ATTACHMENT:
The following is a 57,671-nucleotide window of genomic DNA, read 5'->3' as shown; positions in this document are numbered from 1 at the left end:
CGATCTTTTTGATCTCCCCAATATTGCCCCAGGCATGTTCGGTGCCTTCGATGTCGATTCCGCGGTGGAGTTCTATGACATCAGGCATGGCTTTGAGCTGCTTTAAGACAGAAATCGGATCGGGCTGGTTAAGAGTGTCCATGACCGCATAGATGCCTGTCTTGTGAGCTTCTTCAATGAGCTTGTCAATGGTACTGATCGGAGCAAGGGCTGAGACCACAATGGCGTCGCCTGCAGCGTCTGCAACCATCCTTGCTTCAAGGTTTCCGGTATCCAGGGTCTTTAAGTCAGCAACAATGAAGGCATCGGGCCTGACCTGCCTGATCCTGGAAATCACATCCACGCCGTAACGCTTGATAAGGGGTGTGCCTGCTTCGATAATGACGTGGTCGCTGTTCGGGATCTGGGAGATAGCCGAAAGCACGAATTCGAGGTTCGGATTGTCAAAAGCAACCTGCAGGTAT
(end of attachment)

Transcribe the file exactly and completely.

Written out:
The following is a 57,671-nucleotide window of genomic DNA, read 5'->3' as shown; positions in this document are numbered from 1 at the left end:
CGATCTTTTTGATCTCCCCAATATTGCCCCAGGCATGTTCGGTGCCTTCGATGTCGATTCCGCGGTGGAGTTCTATGACATCAGGCATGGCTTTGAGCTGCTTTAAGACAGAAATCGGATCGGGCTGGTTAAGAGTGTCCATGACCGCATAGATGCCTGTCTTGTGAGCTTCTTCAATGAGCTTGTCAATGGTACTGATCGGAGCAAGGGCTGAGACCACAATGGCGTCGCCTGCAGCGTCTGCAACCATCCTTGCTTCAAGGTTTCCGGTATCCAGGGTCTTTAAGTCAGCAACAATGAAGGCATCGGGCCTGACCTGCCTGATCCTGGAAATCACATCCACGCCGTAACGCTTGATAAGGGGTGTGCCTGCTTCGATAATGACGTGGTCGCTGTTCGGGATCTGGGAGATAGCCGAAAGCACGAATTCGAGGTTCGGATTGTCAAAAGCAACCTGCAGGTAT